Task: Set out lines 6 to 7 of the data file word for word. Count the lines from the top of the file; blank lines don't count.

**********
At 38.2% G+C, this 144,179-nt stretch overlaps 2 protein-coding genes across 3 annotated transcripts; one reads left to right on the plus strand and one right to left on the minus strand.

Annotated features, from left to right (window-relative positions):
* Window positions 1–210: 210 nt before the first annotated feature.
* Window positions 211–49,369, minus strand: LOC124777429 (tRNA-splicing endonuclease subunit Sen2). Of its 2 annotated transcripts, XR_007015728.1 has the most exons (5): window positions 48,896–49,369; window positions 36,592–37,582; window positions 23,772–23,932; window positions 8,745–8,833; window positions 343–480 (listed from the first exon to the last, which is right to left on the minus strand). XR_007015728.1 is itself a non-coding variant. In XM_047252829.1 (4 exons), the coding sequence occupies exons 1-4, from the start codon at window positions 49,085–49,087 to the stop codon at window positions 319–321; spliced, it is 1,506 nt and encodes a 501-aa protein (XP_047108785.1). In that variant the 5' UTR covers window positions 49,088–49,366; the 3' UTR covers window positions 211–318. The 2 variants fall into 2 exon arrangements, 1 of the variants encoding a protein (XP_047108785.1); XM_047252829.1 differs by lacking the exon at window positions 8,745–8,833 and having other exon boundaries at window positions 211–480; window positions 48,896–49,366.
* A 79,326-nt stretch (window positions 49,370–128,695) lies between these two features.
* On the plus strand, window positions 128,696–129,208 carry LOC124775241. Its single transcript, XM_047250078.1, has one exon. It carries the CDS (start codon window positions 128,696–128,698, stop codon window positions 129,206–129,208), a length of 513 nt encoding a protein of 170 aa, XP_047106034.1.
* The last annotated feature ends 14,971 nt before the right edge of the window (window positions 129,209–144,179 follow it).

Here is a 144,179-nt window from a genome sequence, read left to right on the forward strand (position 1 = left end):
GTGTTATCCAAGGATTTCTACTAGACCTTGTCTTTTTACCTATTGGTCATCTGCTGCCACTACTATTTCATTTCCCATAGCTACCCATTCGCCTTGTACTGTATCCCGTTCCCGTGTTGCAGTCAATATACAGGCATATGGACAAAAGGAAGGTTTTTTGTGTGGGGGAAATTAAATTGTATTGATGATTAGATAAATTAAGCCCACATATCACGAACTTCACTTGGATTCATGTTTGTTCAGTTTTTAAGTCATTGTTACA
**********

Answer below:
* On the plus strand, window positions 128,696–129,208 carry LOC124775241. Its single transcript, XM_047250078.1, has one exon. It carries the CDS (start codon window positions 128,696–128,698, stop codon window positions 129,206–129,208), a length of 513 nt encoding a protein of 170 aa, XP_047106034.1.
* The last annotated feature ends 14,971 nt before the right edge of the window (window positions 129,209–144,179 follow it).